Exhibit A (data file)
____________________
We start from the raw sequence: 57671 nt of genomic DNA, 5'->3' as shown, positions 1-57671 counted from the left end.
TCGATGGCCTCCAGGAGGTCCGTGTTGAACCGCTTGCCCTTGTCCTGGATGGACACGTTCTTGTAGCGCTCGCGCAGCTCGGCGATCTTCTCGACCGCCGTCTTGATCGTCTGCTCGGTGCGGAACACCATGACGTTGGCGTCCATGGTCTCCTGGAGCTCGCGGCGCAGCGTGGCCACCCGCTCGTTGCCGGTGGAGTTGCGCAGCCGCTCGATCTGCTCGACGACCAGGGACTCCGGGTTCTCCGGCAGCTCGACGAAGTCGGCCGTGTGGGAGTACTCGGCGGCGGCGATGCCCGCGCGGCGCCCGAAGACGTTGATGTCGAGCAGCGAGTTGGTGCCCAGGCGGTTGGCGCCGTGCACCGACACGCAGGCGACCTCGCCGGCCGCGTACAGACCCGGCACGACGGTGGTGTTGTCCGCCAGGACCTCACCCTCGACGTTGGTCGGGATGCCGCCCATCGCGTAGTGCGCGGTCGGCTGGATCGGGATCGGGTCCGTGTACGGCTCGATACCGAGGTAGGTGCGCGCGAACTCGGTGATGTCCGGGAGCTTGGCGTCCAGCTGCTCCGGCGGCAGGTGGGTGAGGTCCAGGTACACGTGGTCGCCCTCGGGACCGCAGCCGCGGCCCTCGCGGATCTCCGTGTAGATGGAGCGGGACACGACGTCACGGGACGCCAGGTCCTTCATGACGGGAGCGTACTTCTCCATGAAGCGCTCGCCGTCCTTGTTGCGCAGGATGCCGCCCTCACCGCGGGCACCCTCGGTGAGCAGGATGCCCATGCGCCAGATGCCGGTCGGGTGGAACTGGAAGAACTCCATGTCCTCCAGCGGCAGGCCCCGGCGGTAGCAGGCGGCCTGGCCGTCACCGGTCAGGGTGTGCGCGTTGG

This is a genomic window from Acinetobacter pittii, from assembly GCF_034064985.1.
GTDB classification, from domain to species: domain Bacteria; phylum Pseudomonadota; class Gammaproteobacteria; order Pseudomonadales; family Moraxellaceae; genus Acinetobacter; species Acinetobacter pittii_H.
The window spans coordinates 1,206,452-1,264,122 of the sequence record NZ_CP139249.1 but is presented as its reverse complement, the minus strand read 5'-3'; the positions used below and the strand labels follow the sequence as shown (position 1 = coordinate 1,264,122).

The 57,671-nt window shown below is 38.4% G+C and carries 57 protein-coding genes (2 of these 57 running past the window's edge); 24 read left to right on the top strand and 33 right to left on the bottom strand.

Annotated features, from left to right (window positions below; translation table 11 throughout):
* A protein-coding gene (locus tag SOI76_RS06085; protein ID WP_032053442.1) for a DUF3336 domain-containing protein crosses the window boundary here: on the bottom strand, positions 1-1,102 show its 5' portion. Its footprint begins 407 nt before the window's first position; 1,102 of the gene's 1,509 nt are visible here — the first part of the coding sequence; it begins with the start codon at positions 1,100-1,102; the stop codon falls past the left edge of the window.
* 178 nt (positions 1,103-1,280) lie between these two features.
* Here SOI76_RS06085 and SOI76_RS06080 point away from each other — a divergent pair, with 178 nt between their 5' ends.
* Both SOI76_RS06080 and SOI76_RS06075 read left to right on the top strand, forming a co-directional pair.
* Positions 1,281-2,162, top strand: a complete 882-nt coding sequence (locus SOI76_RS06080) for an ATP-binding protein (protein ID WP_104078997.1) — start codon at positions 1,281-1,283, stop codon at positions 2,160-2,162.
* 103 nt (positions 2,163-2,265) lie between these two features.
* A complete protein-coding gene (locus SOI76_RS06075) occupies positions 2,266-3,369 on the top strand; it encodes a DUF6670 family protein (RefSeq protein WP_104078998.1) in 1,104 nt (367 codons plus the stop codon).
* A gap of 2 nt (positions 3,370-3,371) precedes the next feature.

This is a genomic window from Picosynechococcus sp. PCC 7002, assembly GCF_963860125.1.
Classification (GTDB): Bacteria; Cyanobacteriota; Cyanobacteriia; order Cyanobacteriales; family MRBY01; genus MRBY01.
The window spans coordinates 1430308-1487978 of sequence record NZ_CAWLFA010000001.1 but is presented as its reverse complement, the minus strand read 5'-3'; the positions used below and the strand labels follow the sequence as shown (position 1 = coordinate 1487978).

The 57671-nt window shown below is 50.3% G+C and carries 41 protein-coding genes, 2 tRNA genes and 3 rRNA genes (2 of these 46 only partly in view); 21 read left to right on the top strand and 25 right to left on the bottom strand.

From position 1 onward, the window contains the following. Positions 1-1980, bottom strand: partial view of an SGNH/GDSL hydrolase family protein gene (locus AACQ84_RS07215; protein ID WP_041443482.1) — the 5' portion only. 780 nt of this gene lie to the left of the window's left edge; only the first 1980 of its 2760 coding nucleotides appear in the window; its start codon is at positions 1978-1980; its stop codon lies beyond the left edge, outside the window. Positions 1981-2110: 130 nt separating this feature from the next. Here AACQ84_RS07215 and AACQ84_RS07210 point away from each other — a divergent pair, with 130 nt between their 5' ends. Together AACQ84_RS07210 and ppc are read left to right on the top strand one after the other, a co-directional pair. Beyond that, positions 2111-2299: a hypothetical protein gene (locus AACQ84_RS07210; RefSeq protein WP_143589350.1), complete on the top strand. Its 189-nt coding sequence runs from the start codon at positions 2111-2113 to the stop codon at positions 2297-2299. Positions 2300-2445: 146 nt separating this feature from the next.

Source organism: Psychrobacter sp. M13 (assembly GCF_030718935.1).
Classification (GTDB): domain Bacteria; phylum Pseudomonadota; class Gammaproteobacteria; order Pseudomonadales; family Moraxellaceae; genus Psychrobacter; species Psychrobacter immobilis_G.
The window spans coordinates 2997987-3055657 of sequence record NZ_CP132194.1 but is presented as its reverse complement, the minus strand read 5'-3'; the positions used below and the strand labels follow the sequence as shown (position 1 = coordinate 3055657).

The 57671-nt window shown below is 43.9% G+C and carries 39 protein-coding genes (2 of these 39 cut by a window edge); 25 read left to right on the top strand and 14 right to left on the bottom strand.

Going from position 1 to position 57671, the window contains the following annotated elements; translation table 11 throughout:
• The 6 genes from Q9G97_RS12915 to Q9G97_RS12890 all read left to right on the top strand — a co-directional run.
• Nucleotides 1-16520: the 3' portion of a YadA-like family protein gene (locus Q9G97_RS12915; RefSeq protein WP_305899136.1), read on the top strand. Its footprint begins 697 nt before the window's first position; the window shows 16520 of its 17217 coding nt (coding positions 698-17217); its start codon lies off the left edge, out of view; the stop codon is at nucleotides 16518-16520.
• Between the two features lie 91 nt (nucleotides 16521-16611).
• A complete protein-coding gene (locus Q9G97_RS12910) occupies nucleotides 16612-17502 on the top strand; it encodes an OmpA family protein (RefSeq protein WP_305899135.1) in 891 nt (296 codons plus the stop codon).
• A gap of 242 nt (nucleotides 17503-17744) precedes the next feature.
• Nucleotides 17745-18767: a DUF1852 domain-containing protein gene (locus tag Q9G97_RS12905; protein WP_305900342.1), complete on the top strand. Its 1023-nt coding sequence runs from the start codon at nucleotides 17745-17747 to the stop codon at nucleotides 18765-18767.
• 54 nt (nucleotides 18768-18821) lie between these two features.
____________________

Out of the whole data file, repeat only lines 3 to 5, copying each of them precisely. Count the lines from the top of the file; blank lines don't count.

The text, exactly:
This is a genomic window from Acinetobacter pittii, from assembly GCF_034064985.1.
GTDB classification, from domain to species: domain Bacteria; phylum Pseudomonadota; class Gammaproteobacteria; order Pseudomonadales; family Moraxellaceae; genus Acinetobacter; species Acinetobacter pittii_H.
The window spans coordinates 1,206,452-1,264,122 of the sequence record NZ_CP139249.1 but is presented as its reverse complement, the minus strand read 5'-3'; the positions used below and the strand labels follow the sequence as shown (position 1 = coordinate 1,264,122).